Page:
2 war operations in which new refugees and displaced persons arriving into
3 the territory of the HZ HB should be taken into account -- should be
4 taken into account.
5 The headquarters for the organisation and coordination of the
6 work of the bodies looking after refugees and displaced persons are
7 duty-bound to arrange their departure to third countries. The work --
8 working group of the office for refugees and displaced persons should
9 continue contacts with the government of the Republic of Croatia
10 view to the efficiently dealing with the problem of accommodation and
11 transit of refugees from the territory of HZ HB
12 the UNHCR with the view to opening the transit centre for the refugees in
13 the territory of HZ HB
14 international organisation. And finally, inform the ministry of the
15 foreign affairs of the Republic of Croatia
16 The document is number P 3560.
17 All these conclusions are -- apply across the board to the
18 citizens, to the civilians and there is no reference to any particular
19 ethnic group that would be allowed to leave the area of war operations.
20 And it is only within this context that all the other conclusions had to
21 be reviewed.
22 In order to provide for the protection of civilians, it is only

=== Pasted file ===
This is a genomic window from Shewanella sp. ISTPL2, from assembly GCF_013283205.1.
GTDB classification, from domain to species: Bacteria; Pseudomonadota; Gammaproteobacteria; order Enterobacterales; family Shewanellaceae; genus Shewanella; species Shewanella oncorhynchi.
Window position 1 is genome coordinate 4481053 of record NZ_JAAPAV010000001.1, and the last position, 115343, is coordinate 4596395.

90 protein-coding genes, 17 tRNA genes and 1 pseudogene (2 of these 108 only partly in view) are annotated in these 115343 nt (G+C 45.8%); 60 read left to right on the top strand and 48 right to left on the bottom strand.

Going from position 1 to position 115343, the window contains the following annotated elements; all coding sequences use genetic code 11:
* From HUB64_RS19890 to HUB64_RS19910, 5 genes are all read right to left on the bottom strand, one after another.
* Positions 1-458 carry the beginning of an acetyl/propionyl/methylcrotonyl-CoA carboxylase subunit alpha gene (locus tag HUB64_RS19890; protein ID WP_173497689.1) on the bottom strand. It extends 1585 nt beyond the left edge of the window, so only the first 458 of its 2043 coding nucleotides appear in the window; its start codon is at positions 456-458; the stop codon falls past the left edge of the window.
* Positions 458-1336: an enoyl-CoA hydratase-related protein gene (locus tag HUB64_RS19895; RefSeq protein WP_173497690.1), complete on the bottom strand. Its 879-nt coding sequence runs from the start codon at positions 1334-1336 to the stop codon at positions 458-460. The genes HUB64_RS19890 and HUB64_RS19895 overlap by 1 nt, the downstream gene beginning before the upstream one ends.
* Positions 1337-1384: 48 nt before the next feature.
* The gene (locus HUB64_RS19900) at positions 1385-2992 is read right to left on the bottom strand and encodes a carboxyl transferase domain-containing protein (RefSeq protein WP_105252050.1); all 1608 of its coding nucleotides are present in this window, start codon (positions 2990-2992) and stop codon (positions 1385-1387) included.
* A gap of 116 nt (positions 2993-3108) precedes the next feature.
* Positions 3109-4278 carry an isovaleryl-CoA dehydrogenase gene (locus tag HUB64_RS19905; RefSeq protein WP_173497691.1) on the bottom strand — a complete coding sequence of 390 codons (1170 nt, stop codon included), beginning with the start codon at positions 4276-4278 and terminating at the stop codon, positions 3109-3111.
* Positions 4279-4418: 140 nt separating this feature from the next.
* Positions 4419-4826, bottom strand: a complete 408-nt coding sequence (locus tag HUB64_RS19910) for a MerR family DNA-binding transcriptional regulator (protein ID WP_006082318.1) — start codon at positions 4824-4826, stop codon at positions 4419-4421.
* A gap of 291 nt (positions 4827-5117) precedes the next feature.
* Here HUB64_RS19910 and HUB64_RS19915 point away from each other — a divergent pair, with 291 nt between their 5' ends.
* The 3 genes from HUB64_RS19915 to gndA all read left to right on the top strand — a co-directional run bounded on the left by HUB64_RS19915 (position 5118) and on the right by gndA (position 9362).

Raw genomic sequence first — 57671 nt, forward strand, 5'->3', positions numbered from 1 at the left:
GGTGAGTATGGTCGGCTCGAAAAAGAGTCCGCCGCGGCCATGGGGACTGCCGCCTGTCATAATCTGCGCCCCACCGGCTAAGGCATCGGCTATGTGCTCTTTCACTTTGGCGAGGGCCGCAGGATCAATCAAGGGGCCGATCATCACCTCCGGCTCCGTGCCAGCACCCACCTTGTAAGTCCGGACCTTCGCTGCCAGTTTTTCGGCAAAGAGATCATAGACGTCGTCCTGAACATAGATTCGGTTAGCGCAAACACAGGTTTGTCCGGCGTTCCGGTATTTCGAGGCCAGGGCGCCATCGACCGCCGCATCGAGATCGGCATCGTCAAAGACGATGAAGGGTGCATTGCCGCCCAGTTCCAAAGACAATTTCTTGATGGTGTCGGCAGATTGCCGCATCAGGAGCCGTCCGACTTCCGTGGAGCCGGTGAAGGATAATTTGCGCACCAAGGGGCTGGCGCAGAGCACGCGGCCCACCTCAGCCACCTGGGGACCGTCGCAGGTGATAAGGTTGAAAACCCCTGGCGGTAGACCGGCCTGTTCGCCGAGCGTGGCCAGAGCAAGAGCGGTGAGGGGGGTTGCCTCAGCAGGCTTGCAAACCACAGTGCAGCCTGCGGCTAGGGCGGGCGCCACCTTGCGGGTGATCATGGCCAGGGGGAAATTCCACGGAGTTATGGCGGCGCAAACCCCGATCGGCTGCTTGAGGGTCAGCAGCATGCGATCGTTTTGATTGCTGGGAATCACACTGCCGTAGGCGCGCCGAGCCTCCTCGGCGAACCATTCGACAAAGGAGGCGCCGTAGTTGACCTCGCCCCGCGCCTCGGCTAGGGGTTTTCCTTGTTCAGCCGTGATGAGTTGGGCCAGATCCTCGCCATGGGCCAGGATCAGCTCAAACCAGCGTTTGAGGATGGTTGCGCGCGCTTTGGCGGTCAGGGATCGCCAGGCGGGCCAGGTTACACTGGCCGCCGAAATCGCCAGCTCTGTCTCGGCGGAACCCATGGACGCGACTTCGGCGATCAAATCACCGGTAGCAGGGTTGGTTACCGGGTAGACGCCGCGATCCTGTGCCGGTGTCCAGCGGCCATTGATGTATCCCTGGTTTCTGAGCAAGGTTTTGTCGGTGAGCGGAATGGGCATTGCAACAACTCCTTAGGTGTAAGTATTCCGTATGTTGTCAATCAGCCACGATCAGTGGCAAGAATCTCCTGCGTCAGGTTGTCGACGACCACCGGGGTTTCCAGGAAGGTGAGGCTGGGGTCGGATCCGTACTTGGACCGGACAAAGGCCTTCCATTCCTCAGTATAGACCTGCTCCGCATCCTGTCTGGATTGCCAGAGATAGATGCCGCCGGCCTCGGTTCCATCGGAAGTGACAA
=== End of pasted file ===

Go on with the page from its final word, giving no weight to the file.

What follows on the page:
23 logical to establish contacts with the UNHCR and the office for refugees
24 of the only country to which the refugees could go to, and that was the
25 Republic of Croatia
1 Members of the Trial Chamber, at that time of the 19 members of
2 my family in Mostar, only the two of us remained living in Mostar.
3 Some of the witnesses from the international community mentioned
4 the issue of the transit centre which was indeed opened with their
5 assistance. The report on the work of the office for refugees and
6 displaced persons from early 1994 indicates that in October 1993 a
7 transit centre had been opened. It was mentioned by several witnesses
8 from international organisations. Thanks to their support it was opened
9 in biggest hotel in Ljubuski, and it is stressed in this Prosecution
10 exhibit, 6324, several thousand people were housed there before they left
11 for third countries. For the most part those were Croats and not, as one
12 could conclude from some of the testimonies before this Court, that the
13 initiative to set up the transit centre was in fact to serve the purpose
14 of ethnically cleansing the Muslims.
15 When we're talking about the passage of humanitarian convoys it
16 is important to mention in this context the agreement on the free passage
17 of convoys, but also some other humanitarian issues. That was signed on
18 our initiative by the HVO HZ HB and the government of the Republic of
19 Bosnia and Herzegovina in Makarska, in the Republic of Croatia
20 8th of July, 1993. This agreement envisages for the cooperation and
21 organisation of humanitarian aid convoys, and there were some teething
22 troubles related to the adopting of certain protocols. It functioned
23 more or less well as is indicated in the reports originating from the
25 The purpose of the protocol was to avoid any arbitrary decisions
1 and to impose quite specific rules, and it is quite clearly defined by
2 international law what humanitarian aid is. Cigarettes cannot be
3 considered as humanitarian aid if they are subject to taxation.
4 This -- there was a body that included representatives of the